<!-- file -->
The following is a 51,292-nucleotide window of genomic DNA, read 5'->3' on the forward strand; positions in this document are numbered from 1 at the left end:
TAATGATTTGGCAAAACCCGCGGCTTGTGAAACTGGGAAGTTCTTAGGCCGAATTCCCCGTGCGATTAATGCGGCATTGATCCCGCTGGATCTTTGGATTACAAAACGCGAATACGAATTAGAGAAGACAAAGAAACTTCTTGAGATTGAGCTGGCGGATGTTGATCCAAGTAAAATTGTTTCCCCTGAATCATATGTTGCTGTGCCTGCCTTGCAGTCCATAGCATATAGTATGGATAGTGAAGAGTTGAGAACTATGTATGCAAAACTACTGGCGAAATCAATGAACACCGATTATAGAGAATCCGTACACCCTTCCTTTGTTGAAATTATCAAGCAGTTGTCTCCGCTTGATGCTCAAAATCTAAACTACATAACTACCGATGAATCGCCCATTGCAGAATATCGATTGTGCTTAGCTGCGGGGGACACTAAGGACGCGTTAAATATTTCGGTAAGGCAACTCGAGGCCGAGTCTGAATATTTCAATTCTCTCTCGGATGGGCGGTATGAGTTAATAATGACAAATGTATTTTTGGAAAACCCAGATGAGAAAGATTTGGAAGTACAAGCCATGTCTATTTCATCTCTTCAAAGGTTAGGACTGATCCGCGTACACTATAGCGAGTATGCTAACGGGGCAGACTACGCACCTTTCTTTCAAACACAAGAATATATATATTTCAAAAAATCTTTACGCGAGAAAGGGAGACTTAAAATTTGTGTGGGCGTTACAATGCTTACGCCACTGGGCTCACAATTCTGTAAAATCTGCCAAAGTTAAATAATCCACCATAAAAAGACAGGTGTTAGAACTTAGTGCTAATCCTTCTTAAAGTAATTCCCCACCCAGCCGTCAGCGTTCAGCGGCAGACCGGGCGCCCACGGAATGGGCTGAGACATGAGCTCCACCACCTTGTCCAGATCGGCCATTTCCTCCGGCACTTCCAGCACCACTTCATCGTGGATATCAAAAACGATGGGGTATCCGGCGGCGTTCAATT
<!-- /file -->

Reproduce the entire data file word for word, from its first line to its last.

The following is a 51,292-nucleotide window of genomic DNA, read 5'->3' on the forward strand; positions in this document are numbered from 1 at the left end:
TAATGATTTGGCAAAACCCGCGGCTTGTGAAACTGGGAAGTTCTTAGGCCGAATTCCCCGTGCGATTAATGCGGCATTGATCCCGCTGGATCTTTGGATTACAAAACGCGAATACGAATTAGAGAAGACAAAGAAACTTCTTGAGATTGAGCTGGCGGATGTTGATCCAAGTAAAATTGTTTCCCCTGAATCATATGTTGCTGTGCCTGCCTTGCAGTCCATAGCATATAGTATGGATAGTGAAGAGTTGAGAACTATGTATGCAAAACTACTGGCGAAATCAATGAACACCGATTATAGAGAATCCGTACACCCTTCCTTTGTTGAAATTATCAAGCAGTTGTCTCCGCTTGATGCTCAAAATCTAAACTACATAACTACCGATGAATCGCCCATTGCAGAATATCGATTGTGCTTAGCTGCGGGGGACACTAAGGACGCGTTAAATATTTCGGTAAGGCAACTCGAGGCCGAGTCTGAATATTTCAATTCTCTCTCGGATGGGCGGTATGAGTTAATAATGACAAATGTATTTTTGGAAAACCCAGATGAGAAAGATTTGGAAGTACAAGCCATGTCTATTTCATCTCTTCAAAGGTTAGGACTGATCCGCGTACACTATAGCGAGTATGCTAACGGGGCAGACTACGCACCTTTCTTTCAAACACAAGAATATATATATTTCAAAAAATCTTTACGCGAGAAAGGGAGACTTAAAATTTGTGTGGGCGTTACAATGCTTACGCCACTGGGCTCACAATTCTGTAAAATCTGCCAAAGTTAAATAATCCACCATAAAAAGACAGGTGTTAGAACTTAGTGCTAATCCTTCTTAAAGTAATTCCCCACCCAGCCGTCAGCGTTCAGCGGCAGACCGGGCGCCCACGGAATGGGCTGAGACATGAGCTCCACCACCTTGTCCAGATCGGCCATTTCCTCCGGCACTTCCAGCACCACTTCATCGTGGATATCAAAAACGATGGGGTATCCGGCGGCGTTCAATT